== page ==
To put an exact number to this trend, my last contract guaranteed me $4,830.00 for teaching one semester’s class. The university limits the number of courses any adjunct can teach: Two. So, I taught two courses for a total semester paycheck of $9,660.00, or $19,320 annually.

I stood in an elite private university classroom before 36 students for six hours a week, prepped and graded 36 students’ writings, and made myself available for office hours adding another 18 – 20 hours of work a week. Add a week of syllabus writing time. Add another week of finals grading. I was making roughly $28 an hour which is significantly more than minimum wage.

Each of the 36 students would pay the university about $5,000 for my class. Yes, you can do the math. The university earned about $180,000 on my labor each semester. No savings are passed to students.

Can I reiterate how much I loved my job?

I did have the opportunity to voice my concerns directly to the university president over a lovely mushroom soup and salmon lunch. He shrugged and said, in effect, it’s the same everywhere and until there are no more adjuncts to take the work – and in the humanities especially there’s an over-saturation – the situation won’t change. And besides he said, students care more about adding a lazy river to the pool than who teaches them.

So I walked away to decrease the adjunct pool by one whopping body.

I’m faced with tremendous amounts of free time. I feel a little fractured, to be honest.

rgWgg8EvTxWo7W4D8LWLYQ_thumb_6bd

Finish poetry book:                 Check.
Send book to publishers:         Check times ten.

I’ve targeted 25 publishers for my recently completed manuscript, each with its own open submission timeframe. I’m on the tenth publisher. Four have rejected the book. Six are still pending responses. Fifteen have approaching deadlines.

In the meantime, every writer will say the best thing to do after you finish one big thing is to start a new project.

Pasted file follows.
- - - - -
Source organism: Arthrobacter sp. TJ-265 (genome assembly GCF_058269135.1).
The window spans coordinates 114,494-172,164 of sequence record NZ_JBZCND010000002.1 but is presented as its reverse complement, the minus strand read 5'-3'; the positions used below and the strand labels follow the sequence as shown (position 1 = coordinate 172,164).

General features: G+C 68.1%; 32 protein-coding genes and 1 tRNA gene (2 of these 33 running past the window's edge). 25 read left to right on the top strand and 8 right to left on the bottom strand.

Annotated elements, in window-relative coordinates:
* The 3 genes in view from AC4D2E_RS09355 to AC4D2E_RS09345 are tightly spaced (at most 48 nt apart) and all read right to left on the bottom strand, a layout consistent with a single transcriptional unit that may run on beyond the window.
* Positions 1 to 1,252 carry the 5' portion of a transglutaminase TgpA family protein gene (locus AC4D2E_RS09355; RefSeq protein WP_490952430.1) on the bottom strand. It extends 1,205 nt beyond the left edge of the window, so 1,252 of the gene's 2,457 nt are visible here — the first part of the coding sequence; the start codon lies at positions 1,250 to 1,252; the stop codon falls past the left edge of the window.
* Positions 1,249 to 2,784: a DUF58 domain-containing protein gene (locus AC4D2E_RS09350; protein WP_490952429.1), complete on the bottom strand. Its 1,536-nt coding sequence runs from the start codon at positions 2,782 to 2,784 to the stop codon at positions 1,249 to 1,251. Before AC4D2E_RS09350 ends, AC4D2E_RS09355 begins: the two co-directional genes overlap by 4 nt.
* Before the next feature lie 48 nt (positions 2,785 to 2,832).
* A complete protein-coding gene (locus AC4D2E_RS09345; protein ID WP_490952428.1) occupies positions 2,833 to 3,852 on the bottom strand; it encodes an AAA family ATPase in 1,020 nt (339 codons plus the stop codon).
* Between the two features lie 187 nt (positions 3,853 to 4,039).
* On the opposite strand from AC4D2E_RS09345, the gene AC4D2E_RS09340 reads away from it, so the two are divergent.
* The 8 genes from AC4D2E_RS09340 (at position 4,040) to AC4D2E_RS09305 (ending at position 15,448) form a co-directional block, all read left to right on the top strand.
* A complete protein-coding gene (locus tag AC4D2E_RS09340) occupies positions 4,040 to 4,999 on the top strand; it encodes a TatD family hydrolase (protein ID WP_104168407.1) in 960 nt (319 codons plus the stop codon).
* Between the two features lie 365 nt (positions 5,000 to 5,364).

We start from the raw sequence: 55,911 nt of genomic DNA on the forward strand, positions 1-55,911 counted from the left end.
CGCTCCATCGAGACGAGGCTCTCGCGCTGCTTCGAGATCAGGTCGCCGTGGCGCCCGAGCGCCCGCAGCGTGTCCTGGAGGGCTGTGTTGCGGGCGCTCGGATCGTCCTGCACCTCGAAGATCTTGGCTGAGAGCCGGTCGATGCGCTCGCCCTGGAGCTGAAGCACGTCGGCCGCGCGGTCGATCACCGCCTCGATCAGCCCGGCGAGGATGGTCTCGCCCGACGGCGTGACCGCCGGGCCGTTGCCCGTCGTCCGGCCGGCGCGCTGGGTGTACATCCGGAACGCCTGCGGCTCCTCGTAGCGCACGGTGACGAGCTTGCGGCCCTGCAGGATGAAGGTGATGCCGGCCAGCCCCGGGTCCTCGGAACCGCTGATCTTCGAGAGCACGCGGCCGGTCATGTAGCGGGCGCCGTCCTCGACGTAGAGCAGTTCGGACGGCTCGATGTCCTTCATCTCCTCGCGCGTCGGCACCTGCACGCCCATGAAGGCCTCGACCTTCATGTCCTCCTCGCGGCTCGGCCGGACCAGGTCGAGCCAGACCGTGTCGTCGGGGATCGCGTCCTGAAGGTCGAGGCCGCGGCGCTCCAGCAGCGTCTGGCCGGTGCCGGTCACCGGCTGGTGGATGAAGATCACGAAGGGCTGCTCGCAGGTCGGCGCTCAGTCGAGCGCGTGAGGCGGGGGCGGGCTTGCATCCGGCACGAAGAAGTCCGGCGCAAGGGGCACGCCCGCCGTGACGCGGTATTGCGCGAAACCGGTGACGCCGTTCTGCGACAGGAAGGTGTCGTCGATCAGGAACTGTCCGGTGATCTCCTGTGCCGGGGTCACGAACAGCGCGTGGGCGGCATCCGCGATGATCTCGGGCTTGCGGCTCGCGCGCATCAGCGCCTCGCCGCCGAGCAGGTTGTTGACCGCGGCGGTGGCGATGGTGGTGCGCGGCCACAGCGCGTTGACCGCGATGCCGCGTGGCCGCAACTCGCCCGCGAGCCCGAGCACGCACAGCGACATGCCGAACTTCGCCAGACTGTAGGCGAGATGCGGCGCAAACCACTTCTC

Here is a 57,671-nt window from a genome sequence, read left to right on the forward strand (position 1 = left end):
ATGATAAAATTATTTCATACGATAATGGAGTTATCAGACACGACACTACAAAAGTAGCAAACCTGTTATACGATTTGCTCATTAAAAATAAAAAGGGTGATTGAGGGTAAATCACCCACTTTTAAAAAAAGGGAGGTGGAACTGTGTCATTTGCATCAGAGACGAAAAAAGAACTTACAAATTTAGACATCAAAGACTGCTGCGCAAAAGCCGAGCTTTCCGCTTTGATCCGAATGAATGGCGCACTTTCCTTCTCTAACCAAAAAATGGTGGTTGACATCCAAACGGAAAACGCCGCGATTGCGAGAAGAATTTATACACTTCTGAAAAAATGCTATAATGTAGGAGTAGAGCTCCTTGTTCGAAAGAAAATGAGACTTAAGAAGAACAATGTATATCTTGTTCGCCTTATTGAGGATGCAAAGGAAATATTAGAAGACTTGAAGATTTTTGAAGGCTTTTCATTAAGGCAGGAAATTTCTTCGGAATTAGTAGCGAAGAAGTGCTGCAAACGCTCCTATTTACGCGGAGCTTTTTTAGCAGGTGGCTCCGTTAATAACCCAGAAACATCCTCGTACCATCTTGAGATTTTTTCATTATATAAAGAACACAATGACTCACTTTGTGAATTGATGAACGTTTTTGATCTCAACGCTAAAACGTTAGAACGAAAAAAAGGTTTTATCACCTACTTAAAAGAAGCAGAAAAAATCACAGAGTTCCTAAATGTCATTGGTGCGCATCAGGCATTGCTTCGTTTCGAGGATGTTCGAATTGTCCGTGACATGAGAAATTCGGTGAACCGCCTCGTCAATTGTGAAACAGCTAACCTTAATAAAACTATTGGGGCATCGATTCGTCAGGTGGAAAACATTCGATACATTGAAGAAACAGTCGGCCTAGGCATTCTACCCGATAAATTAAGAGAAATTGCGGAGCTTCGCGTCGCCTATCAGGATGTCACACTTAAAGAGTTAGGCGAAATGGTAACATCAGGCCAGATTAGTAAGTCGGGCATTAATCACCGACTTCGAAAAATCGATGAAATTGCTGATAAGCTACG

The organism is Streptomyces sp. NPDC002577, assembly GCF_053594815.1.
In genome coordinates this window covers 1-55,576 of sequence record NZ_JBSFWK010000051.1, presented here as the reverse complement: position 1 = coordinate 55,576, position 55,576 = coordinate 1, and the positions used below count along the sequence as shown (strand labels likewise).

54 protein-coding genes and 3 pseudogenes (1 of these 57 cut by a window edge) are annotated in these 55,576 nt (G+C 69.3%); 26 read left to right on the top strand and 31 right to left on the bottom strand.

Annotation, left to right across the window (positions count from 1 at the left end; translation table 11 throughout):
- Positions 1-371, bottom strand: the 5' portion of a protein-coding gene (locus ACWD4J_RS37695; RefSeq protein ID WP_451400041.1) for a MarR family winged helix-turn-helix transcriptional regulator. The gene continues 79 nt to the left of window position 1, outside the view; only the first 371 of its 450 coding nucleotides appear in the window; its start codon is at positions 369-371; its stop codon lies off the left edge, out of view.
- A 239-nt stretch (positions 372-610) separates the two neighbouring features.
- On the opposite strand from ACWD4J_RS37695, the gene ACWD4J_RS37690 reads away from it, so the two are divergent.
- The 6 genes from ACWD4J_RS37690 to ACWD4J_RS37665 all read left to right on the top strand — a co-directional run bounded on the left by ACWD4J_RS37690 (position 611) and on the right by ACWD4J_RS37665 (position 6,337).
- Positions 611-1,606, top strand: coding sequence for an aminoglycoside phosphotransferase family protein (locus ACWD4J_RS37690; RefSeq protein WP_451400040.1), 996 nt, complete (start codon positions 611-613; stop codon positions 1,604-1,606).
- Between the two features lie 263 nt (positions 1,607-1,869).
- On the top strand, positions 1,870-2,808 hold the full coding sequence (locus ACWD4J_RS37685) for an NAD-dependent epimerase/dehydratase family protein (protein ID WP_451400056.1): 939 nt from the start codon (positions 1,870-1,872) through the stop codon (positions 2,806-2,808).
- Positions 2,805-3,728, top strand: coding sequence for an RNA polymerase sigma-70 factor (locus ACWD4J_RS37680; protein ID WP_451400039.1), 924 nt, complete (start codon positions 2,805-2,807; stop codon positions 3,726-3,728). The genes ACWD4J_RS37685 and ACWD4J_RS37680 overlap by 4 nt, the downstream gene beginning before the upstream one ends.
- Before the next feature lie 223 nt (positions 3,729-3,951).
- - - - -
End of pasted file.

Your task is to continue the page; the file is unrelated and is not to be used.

Since it’s fall, which has meant school begins for as long as I can remember, I’ve decided to take a class. One of my own: Composing Self. It’s a writing class I’ve taught many times, exploring how and why writers compose a specific identity through careful language selection. If I’m any good at this teaching thing, I should learn quite a bit.

Composing Self is a creative nonfiction course. I’ll write about myself, or write about another real human, within the context of the world, much like this blog post which blends the personal with facts and figures for larger context.

We exist in the real world. We have permission to speak.

Do you want to take this course with me?

If you’re intrigued with the prospect of having someone curate a reading list for you, and create regular writing prompts, check out the details on my new website: Catherine Keefe.

What’s the cost?

What do you think I’m worth? Pay me what seems fair when the class is over.
P9ZxEwdiTg+dLB6kfRyMZQ_thumb_6bc

~Catherine

ps: This passage written by James Martin, SJ in The Jesuit Guide to (Almost) Everyone: A Spirituality for Real Life inspired me to include real salary numbers in my post, a move I’m certain I would have shied away from before reading the observation.